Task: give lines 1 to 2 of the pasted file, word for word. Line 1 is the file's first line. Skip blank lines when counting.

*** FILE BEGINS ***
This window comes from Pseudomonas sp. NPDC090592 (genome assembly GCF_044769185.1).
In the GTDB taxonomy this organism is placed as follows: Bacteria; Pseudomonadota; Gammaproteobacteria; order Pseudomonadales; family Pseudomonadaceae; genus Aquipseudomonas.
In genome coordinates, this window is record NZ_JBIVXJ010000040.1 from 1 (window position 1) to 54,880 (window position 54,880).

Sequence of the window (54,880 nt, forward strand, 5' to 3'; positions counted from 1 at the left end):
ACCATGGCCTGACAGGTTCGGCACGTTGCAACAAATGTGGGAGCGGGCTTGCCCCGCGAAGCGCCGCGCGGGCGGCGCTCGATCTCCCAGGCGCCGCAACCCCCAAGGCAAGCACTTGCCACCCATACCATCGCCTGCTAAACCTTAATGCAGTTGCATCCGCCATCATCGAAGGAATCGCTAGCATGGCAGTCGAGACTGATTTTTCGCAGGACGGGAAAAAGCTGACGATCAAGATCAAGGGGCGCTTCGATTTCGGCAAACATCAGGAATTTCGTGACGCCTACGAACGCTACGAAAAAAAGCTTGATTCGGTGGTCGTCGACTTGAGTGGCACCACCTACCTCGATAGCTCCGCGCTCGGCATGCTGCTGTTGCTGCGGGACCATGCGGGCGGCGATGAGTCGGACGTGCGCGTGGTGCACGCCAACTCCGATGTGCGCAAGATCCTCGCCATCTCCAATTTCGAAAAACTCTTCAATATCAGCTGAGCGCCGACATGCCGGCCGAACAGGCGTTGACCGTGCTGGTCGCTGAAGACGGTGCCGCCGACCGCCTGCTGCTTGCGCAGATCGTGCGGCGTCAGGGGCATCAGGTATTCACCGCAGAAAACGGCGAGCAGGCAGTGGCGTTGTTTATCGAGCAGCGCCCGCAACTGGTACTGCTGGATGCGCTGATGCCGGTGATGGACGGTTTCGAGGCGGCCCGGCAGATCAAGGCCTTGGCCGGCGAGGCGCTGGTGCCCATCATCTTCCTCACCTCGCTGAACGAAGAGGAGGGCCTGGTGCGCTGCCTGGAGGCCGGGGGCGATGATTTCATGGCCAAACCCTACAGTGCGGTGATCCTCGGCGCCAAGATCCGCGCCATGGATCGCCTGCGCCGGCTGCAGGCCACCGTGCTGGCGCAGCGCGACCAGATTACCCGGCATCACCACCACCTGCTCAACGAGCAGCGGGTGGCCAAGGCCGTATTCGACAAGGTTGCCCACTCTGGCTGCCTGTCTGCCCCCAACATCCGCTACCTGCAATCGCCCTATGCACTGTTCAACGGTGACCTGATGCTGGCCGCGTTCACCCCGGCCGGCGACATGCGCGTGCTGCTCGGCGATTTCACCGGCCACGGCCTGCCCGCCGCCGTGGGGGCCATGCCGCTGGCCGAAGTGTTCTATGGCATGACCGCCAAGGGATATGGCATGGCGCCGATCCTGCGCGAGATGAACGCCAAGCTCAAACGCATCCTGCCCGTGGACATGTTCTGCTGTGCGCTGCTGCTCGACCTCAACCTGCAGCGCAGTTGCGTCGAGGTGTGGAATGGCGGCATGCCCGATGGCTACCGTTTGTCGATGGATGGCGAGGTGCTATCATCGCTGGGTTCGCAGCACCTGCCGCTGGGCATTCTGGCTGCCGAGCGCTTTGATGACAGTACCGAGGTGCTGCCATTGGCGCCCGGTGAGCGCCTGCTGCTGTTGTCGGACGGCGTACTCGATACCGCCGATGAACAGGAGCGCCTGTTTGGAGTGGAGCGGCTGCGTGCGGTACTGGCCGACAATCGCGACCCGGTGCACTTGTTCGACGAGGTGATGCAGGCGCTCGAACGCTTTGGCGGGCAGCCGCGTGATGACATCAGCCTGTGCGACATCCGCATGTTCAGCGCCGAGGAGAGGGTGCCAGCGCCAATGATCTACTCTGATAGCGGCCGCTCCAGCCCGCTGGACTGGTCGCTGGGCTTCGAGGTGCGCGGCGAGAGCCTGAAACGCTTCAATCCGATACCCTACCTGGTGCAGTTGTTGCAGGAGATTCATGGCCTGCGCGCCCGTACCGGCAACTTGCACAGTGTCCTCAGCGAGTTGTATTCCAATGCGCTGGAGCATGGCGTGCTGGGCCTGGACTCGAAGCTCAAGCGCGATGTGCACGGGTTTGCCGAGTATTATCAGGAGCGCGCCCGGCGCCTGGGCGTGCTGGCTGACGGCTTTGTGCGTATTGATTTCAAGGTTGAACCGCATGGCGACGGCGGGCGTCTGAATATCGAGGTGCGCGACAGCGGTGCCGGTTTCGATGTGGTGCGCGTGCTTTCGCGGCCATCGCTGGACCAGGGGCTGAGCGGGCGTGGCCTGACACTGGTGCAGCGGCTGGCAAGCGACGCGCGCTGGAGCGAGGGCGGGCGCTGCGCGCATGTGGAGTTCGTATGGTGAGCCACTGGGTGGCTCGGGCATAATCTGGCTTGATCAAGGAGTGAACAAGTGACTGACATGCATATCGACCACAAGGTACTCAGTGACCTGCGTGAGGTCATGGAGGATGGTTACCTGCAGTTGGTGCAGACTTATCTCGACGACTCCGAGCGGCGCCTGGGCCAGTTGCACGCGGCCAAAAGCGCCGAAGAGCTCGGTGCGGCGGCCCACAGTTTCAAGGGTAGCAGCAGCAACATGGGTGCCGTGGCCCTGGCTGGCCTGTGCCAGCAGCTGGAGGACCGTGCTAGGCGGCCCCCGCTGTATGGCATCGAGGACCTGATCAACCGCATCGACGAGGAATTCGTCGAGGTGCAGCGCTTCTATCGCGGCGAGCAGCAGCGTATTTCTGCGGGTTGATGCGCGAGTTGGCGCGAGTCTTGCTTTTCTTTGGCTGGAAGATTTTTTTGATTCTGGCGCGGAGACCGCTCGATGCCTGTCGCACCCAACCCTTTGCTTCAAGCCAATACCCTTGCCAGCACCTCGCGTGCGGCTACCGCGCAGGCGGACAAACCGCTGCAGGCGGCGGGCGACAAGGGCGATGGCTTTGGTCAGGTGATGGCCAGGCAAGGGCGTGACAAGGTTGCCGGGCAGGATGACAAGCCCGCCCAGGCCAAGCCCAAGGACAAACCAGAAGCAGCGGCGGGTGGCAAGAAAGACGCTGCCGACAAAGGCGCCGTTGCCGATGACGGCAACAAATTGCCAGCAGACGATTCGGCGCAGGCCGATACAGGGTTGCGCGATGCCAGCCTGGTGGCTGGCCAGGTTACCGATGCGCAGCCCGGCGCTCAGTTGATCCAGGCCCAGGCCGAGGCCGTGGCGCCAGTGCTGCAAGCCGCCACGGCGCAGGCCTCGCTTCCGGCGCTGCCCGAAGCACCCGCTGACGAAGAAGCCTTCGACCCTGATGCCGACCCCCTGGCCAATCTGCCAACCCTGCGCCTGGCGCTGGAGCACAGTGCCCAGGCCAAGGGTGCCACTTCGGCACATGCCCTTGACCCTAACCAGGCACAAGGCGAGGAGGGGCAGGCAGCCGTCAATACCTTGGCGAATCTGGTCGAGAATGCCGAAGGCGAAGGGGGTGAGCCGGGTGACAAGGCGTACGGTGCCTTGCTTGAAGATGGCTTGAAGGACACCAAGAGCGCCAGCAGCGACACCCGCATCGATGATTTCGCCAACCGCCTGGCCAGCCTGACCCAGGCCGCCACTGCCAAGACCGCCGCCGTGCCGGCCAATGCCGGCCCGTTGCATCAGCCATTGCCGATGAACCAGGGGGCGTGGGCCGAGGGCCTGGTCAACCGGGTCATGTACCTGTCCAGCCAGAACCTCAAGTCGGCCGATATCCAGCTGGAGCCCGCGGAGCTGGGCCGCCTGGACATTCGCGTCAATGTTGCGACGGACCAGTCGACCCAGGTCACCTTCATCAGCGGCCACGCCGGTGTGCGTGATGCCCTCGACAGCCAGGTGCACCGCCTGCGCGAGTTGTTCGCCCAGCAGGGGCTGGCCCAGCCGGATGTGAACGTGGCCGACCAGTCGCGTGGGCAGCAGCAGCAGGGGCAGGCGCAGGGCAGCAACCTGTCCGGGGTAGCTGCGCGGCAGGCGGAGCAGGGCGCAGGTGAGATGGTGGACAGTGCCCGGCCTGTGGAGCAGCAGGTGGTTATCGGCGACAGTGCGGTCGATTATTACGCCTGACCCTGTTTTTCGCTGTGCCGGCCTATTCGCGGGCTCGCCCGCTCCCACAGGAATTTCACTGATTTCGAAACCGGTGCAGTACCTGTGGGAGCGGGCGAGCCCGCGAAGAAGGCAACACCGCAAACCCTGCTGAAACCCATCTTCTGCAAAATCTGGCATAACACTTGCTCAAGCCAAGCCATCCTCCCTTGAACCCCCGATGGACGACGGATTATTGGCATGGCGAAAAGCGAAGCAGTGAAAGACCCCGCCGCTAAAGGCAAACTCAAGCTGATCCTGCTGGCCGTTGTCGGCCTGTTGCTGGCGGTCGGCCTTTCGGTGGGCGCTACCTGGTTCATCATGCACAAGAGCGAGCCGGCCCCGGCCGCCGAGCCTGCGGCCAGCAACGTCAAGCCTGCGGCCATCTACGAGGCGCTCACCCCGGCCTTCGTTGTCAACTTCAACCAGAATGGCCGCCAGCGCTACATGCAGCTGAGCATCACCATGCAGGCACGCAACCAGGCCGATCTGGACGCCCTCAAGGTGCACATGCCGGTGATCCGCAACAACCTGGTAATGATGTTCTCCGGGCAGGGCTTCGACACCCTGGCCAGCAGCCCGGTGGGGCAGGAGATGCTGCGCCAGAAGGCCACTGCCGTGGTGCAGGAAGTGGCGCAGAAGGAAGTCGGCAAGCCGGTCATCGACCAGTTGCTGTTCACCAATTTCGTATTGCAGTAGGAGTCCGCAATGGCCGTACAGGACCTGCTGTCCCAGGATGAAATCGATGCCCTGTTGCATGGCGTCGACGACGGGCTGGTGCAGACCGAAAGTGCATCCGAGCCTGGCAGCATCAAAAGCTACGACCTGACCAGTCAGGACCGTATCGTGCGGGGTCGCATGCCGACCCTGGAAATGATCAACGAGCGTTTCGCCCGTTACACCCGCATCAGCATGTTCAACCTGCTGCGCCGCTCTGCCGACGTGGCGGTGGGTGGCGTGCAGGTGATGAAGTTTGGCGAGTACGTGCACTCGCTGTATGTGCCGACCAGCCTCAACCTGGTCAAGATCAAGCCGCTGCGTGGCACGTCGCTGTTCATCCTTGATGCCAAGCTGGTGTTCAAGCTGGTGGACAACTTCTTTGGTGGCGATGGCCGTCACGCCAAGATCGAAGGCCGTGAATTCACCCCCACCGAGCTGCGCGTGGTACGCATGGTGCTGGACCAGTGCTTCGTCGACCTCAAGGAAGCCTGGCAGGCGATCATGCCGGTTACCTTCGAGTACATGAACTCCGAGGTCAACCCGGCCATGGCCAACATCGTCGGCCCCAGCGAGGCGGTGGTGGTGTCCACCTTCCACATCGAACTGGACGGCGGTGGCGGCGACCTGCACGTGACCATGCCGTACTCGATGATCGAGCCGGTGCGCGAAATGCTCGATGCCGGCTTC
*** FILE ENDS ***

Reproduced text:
This window comes from Pseudomonas sp. NPDC090592 (genome assembly GCF_044769185.1).
In the GTDB taxonomy this organism is placed as follows: Bacteria; Pseudomonadota; Gammaproteobacteria; order Pseudomonadales; family Pseudomonadaceae; genus Aquipseudomonas.